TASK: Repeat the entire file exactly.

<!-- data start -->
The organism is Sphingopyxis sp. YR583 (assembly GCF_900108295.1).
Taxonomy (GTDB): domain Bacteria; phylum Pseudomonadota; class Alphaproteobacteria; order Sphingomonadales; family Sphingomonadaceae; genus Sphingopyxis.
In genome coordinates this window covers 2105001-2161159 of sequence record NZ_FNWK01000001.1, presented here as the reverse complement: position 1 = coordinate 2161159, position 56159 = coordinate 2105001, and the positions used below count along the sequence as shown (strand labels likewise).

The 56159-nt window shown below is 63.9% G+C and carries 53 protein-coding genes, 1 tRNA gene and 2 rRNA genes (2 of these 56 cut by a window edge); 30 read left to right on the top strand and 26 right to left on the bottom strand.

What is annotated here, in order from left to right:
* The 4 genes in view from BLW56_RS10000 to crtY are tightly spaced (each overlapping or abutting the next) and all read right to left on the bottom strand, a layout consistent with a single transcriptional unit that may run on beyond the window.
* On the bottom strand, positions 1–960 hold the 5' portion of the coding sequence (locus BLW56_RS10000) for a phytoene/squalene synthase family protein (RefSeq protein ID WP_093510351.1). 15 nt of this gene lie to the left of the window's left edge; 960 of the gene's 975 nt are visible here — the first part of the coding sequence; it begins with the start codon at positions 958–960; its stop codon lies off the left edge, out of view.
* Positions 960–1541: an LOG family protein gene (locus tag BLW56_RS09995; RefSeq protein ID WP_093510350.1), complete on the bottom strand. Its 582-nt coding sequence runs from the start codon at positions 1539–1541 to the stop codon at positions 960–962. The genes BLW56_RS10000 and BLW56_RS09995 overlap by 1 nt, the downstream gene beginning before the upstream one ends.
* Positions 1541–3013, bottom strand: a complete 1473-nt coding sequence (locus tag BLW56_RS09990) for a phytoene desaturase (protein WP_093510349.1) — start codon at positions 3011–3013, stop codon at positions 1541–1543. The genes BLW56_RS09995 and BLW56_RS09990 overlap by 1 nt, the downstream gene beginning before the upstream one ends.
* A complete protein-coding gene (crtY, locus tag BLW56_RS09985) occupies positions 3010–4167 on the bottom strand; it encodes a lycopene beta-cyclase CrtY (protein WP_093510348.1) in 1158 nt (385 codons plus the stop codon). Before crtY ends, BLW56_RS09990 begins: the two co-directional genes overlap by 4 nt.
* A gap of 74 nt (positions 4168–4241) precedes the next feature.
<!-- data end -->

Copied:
The organism is Sphingopyxis sp. YR583 (assembly GCF_900108295.1).
Taxonomy (GTDB): domain Bacteria; phylum Pseudomonadota; class Alphaproteobacteria; order Sphingomonadales; family Sphingomonadaceae; genus Sphingopyxis.
In genome coordinates this window covers 2105001-2161159 of sequence record NZ_FNWK01000001.1, presented here as the reverse complement: position 1 = coordinate 2161159, position 56159 = coordinate 2105001, and the positions used below count along the sequence as shown (strand labels likewise).

The 56159-nt window shown below is 63.9% G+C and carries 53 protein-coding genes, 1 tRNA gene and 2 rRNA genes (2 of these 56 cut by a window edge); 30 read left to right on the top strand and 26 right to left on the bottom strand.

What is annotated here, in order from left to right:
* The 4 genes in view from BLW56_RS10000 to crtY are tightly spaced (each overlapping or abutting the next) and all read right to left on the bottom strand, a layout consistent with a single transcriptional unit that may run on beyond the window.
* On the bottom strand, positions 1–960 hold the 5' portion of the coding sequence (locus BLW56_RS10000) for a phytoene/squalene synthase family protein (RefSeq protein ID WP_093510351.1). 15 nt of this gene lie to the left of the window's left edge; 960 of the gene's 975 nt are visible here — the first part of the coding sequence; it begins with the start codon at positions 958–960; its stop codon lies off the left edge, out of view.
* Positions 960–1541: an LOG family protein gene (locus tag BLW56_RS09995; RefSeq protein ID WP_093510350.1), complete on the bottom strand. Its 582-nt coding sequence runs from the start codon at positions 1539–1541 to the stop codon at positions 960–962. The genes BLW56_RS10000 and BLW56_RS09995 overlap by 1 nt, the downstream gene beginning before the upstream one ends.
* Positions 1541–3013, bottom strand: a complete 1473-nt coding sequence (locus tag BLW56_RS09990) for a phytoene desaturase (protein WP_093510349.1) — start codon at positions 3011–3013, stop codon at positions 1541–1543. The genes BLW56_RS09995 and BLW56_RS09990 overlap by 1 nt, the downstream gene beginning before the upstream one ends.
* A complete protein-coding gene (crtY, locus tag BLW56_RS09985) occupies positions 3010–4167 on the bottom strand; it encodes a lycopene beta-cyclase CrtY (protein WP_093510348.1) in 1158 nt (385 codons plus the stop codon). Before crtY ends, BLW56_RS09990 begins: the two co-directional genes overlap by 4 nt.
* A gap of 74 nt (positions 4168–4241) precedes the next feature.